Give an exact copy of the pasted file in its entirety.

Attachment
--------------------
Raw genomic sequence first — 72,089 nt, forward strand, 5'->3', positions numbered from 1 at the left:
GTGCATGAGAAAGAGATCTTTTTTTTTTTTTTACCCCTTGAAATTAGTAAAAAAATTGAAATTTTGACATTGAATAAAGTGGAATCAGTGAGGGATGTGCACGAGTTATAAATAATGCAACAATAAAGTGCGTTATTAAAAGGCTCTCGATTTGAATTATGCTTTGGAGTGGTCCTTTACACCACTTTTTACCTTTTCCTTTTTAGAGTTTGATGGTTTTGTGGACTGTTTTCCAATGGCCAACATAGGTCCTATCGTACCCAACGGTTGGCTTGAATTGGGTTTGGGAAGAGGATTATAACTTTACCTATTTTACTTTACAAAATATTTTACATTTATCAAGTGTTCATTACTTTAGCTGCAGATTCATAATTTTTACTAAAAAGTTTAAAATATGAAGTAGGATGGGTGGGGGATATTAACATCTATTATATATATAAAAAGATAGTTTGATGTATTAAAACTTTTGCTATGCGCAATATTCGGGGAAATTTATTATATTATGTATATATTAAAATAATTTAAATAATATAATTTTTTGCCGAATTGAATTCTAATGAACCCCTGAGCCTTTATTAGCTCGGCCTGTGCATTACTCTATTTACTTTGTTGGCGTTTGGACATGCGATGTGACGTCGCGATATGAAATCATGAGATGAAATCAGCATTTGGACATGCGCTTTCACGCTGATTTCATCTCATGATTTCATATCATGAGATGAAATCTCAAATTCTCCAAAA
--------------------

Raw genomic sequence first — 72,089 nt, forward strand, 5'->3', positions numbered from 1 at the left:
GTGCATGAGAAAGAGATCTTTTTTTTTTTTTTACCCCTTGAAATTAGTAAAAAAATTGAAATTTTGACATTGAATAAAGTGGAATCAGTGAGGGATGTGCACGAGTTATAAATAATGCAACAATAAAGTGCGTTATTAAAAGGCTCTCGATTTGAATTATGCTTTGGAGTGGTCCTTTACACCACTTTTTACCTTTTCCTTTTTAGAGTTTGATGGTTTTGTGGACTGTTTTCCAATGGCCAACATAGGTCCTATCGTACCCAACGGTTGGCTTGAATTGGGTTTGGGAAGAGGATTATAACTTTACCTATTTTACTTTACAAAATATTTTACATTTATCAAGTGTTCATTACTTTAGCTGCAGATTCATAATTTTTACTAAAAAGTTTAAAATATGAAGTAGGATGGGTGGGGGATATTAACATCTATTATATATATAAAAAGATAGTTTGATGTATTAAAACTTTTGCTATGCGCAATATTCGGGGAAATTTATTATATTATGTATATATTAAAATAATTTAAATAATATAATTTTTTGCCGAATTGAATTCTAATGAACCCCTGAGCCTTTATTAGCTCGGCCTGTGCATTACTCTATTTACTTTGTTGGCGTTTGGACATGCGATGTGACGTCGCGATATGAAATCATGAGATGAAATCAGCATTTGGACATGCGCTTTCACGCTGATTTCATCTCATGATTTCATATCATGAGATGAAATCTCAAATTCTCCAAAA